BMCR 2009.01.23

Response: Dugdale on Fratantuono on James Morwood, Virgil: A Poet in Augustan Rome

Response to 2009.01.10

Response by

I am responding to Dr Lee Fratantuono’s review of James Morwood’s Virgil: A Poet in Augustan Rome in my capacity as co-editor of the new Cambridge series (Greece and Rome: Texts and Contexts) which this book inaugurates. I shall avoid the temptation of responding to particular details because ripostes of that kind often come across as sour grapes. But in view of the fact that this is the first review of a book in our series, I would like to provide some clarification of our general approach, since F.’s characterization of its intended purpose and audience is likely to mislead the reader.

The aim of the series is an evangelistic one: to make accessible to as broad an audience as possible key texts of the ancient world. Through our series, we hope that many new students will get to discover the works of Virgil, Cicero, Lucretius and others. F. writes with apparent disdain of “a syndicated version of Virgil’s poems”, in which “hundreds upon hundreds of lines have been consigned to periwinkle boxes”. Like F., I myself prefer reading whole works rather than selected parts. But how many students nowadays get to read any of the Eclogues or Georgics, much less to read them in their entirety? Even among students who major in classics and who read the works in the original, few read more of Virgil’s works than his Aeneid, more of Cicero than a speech or two, and many read none of Lucretius’ poem at all. Thus F.’s comment that the book is “aimed at an audience that will not be reading the poet’s three works in toto anytime soon” describes a situation that is sadly true, but one that the book aims to begin to remedy. Far from being conceived as “a substitute for reading the originals”, as F. supposes, we hope that an accessible translation of excerpts, with notes at the bottom of the page providing the help necessary for the understanding of the historical and literary context and with color illustrations presented as primary sources in their own right, will stimulate students to explore further.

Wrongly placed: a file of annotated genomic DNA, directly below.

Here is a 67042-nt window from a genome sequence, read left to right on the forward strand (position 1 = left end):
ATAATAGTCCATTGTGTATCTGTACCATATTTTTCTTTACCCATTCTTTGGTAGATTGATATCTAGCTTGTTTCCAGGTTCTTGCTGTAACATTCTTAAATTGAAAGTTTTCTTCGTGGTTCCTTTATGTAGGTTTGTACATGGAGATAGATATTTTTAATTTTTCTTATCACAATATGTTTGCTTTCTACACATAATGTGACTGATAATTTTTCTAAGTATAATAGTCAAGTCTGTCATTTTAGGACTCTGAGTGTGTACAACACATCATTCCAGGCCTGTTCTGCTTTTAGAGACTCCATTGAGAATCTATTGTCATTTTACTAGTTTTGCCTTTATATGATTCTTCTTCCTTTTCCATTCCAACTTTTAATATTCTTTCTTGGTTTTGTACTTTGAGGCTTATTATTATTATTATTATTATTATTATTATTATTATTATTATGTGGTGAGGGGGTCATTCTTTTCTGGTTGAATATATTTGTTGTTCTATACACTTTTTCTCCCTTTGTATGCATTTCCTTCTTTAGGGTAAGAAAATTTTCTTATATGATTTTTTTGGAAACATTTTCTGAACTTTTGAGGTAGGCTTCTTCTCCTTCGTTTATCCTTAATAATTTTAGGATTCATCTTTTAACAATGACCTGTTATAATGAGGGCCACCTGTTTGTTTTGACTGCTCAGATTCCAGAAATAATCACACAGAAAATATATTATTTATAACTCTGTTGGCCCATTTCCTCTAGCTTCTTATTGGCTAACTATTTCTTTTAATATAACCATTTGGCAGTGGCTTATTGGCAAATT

That is also why there is, as F. notes, “a fair amount of attention to Virgilian scholarship”, though F. draws from this the misguided “inevitable conclusion that the student is expected to move from this book to a major monograph on the Aeneid without ever having read the poem (one gets the sense the bibliography and references that appear passim are here to facilitate term papers)”. Quite the contrary: we believe that even at their first exposure to Virgil’s poems, we can provide students with a window into the lively scholarly debate that these rich works provoke and invite them to join in. (On Eclogue 1, for example, Morwood includes the following quotation and discussion question: “‘By including such images of current events in his poems, the poet boldly transformed the pastoral genre’ (Josiah Osgood, p. 112). Do you feel that the fact that it reflects actual historical events makes a difference to your appreciation of this poem?”) This too is why the book showcases the rich afterlife that Virgil’s creative genius has inspired in the works of Shakespeare, Coleridge, Milton, Arnold and Berlioz as well as in visual art, though F. construes this as a negative: “Any student who can profit from everything M. provides should be reading Virgil in the first place…” We do not intend to tell students what to think, to provide a ‘key’ to the poem or ready-made references for term papers, or to limit the stimulus material by trying to guess what a single imagined student might profit from. Underlying the reviewer’s at times vituperative assault on Morwood’s book lies, in my estimation, a fundamental antipathy to the whole approach of excerpting a text. That F.’s predilections are quite different is clear from the blurb for his impressive commentary on Virgil’s Aeneid, Madness Unchained: A Reading of Virgil’s Aeneid, Lexington Books: 2007): “The book aims at providing a coherent guide to the entirety of Virgil’s Aeneid, with analysis of every scene and, in some cases, every line of crucial passages. The book tries to provide a guide to the vast bibliography and scholarly apparatus that has grown around Virgil studies (especially over the past century), and to offer some critical study of what Virgil’s purpose and intent may have been…”

In short, the books in our series are more modest in scope. But they aim to introduce a whole new readership to the ancient world and, we hope, to inspire them to learn Greek and Latin. We are grateful to the Cambridge University Press for supporting this vision and welcome any constructive criticism.